Anyways: this cheery productivity creep could benefit from more concrete legislation that favours the worker. Post-pandemic, employee rights risk being further diminished if digital surveillance becomes the “cost” or “price” of working. Perhaps this is a cause for a more future-oriented labour union to champion. 🏆
legislative pages: If…Then - Algorithmic Power and Politics
How to be my BFF 101: let me borrow a book, deliver me beer, then sit on my porch with me and crack one (*thank you Chris for letting me write inside your book). 🍻
[JACKET COPY] We live in a world in which Google's search algorithms determine how we access information, Facebook's News Feed algorithms shape how we socialize, and Netflix collaborative filtering algorithms choose the media we consume. As such, we live algorithmic lives. Life, however, is not blindly controlled or determined by algorithms. Nor are we simply victims of an ever-expanding artificial intelligence.
Rather than looking at how technologies shape or are shaped by political institutions, this book is concerned with the ways in which informational infrastructure may be considered political in its capacity to shape social and cultural life. It looks specifically at the conditions of algorithmic life -- how algorithms work, both materially and discursively, to create the conditions for sociality and connectivity.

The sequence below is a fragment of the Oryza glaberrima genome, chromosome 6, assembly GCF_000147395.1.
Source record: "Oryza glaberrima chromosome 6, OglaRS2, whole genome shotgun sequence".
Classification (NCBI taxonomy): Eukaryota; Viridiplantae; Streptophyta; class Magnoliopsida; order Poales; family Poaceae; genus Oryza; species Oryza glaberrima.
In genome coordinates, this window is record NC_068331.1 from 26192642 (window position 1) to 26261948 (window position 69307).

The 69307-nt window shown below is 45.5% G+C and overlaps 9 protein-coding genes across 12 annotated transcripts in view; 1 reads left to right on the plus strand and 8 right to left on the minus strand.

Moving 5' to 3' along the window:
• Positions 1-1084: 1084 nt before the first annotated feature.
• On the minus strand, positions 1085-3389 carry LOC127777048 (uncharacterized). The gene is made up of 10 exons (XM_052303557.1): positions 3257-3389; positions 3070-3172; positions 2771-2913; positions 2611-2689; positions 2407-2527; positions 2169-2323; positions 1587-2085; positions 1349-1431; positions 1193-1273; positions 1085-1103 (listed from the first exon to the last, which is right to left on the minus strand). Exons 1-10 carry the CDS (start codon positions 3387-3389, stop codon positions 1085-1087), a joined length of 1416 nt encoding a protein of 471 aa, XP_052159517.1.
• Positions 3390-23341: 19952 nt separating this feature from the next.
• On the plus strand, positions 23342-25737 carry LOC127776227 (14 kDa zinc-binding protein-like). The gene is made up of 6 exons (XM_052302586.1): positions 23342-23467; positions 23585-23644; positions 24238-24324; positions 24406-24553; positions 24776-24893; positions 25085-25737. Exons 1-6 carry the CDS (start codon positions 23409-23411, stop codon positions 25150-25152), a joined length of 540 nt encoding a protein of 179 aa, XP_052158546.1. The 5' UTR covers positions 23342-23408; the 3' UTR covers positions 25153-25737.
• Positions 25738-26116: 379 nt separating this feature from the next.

The book argues that the most important aspect of algorithms doesn’t lie in their technical details but rather how they become part of social practices, and how different people enlist them as powerful brokers of information, communication and society. If we truly want to engage with the promises of automation and predictive analytics entailed by the promises of "big data", we also need to understand the contours of algorithmic life that condition such practices.
Setting out to explore both the specific uses of algorithms and the cultural forms they generate, this book offers a novel understanding of the power and politics of algorithmic life as grounded in case studies that explore the material-discursive dimensions of software.
“billy” is for legislative bills. I know, no space content this week. 😥
Canada is a legislative laggard, so it’s important to keep an eye on what other jurisdictions are doing. Part of why the policy + technology space is so fascinating is because there is so much “public policy by Google,” which just means civil servants furiously Googling to fill out a jurisdictional scan chart. I’ve done it, too.
The California Legislature has a Bill moving forward that would require “mobility devices” (bicycles, e-bikes, bike shares, electric scooters, autonomous vehicles) to share aggregated and anonymized trip data with the municipal or state government.
This bill would authorize a public agency, defined as a state or local public entity that issues a permit to an operator for mobility services or that otherwise regulates an operator, to require an operator to periodically submit to the public agency anonymized trip data and the operator’s mobility devices operating in the geographic area under the public agency’s jurisdiction and provide specified notice of that requirement to the operator.